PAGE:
Thursday, April 18, 2013

Bird in the Wind


We were living in the country early this century when the straight-line wind came. We had a home with a covered porch where I often hung the parakeet so the bird could enjoy the great out-of-doors. As far as I could tell, he liked it until that wind storm. You know where this is going, right? But first, let me give you a little history of us and parakeets.

We had enjoyed these little pets for a long time. One of my colleagues had Georgy Bird, a green parakeet that talked a blue streak. Some of the things he said were embarrassing, so I determined that if I got one, I would keep his vocabulary clean and avoid visits with Georgy Bird. Our first one, Alan, a green one, didn’t talk for quite a spell, but he eventually said, in my voice, “You crazy old turkey bird.” I recognized the statement as something I had called Alan repeatedly while playing with him. After that initial utterance, we could not shut him up. His repertoire included such statements as, “To be or not to be,” “Inside, Alan,” (I said the phrase every time I put him back in his cage) “I love you” and my favorite, “How unique!” You see, when people would visit and try to get him to talk by saying such common things as “pretty bird” or “Polly wants a cracker,” Alan would reply in a bored, somewhat sarcastic tone, “How unique.”

Our second bird, Horatio, also green and very friendly, didn’t talk much at all, but he could do the wolf whistle like nobody’s business. I kept him outside some, but stopped putting him out there when I overheard a neighbor saying, “Every time I step outside, someone whistles at me.”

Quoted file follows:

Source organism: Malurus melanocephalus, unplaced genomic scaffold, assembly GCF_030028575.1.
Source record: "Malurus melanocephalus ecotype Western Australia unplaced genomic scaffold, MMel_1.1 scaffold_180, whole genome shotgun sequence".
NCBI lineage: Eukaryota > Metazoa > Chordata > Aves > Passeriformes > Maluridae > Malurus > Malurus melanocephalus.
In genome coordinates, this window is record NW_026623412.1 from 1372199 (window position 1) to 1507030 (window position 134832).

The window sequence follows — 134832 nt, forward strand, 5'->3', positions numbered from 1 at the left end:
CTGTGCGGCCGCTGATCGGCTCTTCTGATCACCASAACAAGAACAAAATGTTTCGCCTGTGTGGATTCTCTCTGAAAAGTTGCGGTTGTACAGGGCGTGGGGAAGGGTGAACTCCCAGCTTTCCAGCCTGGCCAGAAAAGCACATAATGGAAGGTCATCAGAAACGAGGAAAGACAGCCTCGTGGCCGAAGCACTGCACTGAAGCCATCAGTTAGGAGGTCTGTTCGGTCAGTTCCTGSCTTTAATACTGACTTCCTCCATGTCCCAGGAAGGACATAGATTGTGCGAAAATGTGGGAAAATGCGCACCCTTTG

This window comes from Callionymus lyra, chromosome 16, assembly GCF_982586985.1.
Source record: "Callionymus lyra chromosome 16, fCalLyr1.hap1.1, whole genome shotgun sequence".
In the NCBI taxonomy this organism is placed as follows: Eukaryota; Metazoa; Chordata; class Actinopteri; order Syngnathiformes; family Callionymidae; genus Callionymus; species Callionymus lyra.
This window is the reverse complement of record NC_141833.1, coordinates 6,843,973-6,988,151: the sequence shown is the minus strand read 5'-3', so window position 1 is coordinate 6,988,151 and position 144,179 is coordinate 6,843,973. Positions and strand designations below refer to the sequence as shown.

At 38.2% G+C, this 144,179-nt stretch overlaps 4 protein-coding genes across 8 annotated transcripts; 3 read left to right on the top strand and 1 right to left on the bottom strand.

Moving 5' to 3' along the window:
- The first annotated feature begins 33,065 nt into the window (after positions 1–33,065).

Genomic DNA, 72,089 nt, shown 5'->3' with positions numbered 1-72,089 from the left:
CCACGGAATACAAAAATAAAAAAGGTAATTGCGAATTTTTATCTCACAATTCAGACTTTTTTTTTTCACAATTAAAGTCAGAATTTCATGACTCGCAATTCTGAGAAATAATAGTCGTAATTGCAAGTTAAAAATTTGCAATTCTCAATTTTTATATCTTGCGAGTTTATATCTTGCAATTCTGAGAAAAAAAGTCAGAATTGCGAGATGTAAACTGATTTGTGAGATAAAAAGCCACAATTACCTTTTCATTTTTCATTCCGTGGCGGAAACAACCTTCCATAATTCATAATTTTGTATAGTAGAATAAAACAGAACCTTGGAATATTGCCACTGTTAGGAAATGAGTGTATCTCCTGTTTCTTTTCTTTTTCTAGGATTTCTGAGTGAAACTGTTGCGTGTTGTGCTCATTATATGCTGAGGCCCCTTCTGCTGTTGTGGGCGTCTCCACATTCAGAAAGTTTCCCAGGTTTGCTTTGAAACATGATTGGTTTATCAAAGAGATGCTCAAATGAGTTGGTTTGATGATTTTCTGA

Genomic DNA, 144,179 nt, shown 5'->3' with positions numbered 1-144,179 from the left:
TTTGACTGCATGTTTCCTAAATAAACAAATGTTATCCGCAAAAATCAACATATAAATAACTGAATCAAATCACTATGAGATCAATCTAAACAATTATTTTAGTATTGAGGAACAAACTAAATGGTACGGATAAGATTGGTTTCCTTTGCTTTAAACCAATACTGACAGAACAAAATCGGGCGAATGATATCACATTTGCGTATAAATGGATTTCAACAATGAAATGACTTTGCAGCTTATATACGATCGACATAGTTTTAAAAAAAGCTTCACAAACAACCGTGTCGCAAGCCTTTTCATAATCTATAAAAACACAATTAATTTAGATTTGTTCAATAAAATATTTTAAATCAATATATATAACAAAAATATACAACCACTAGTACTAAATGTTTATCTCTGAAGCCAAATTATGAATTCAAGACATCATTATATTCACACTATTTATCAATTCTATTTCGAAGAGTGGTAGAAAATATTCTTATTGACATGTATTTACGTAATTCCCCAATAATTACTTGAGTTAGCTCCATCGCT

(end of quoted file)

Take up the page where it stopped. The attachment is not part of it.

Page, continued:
Our third bird, Bird E. Birdy, was light blue and quite cranky. Maybe as parakeets get away from their native color, green, their personality changes. He never warmed up to handling and, unlike most pet birds, Bird E. Birdy preferred to stay in his cage. I could leave his door open all day and he would just sit there on his perch, munching seeds. He had very little curiosity about the world of humans.

Well, on the day of the great winds, we had a function at church, so we just left Bird E. Birdy hanging in his cage on our porch. During our church event, someone came in to report that a tree was down beside the parking lot and that the wind was blowing to beat the band. Oh, poor Bird E. Birdy, we thought.

When the wind died down some, we went on home, observing significant wind damage along the way. We dreaded the dire avian spectacle we might find at home. But, to our relief, Bird E. Birdy’s cage was intact and the bird was himself, unruffled, but seedless. He warmed up to us a bit after that experience. I guess the storm took the wind out of his sail. If Bird E. Birdy had learned the vocabulary of Georgy Bird, I’m pretty sure what he would have said to us.

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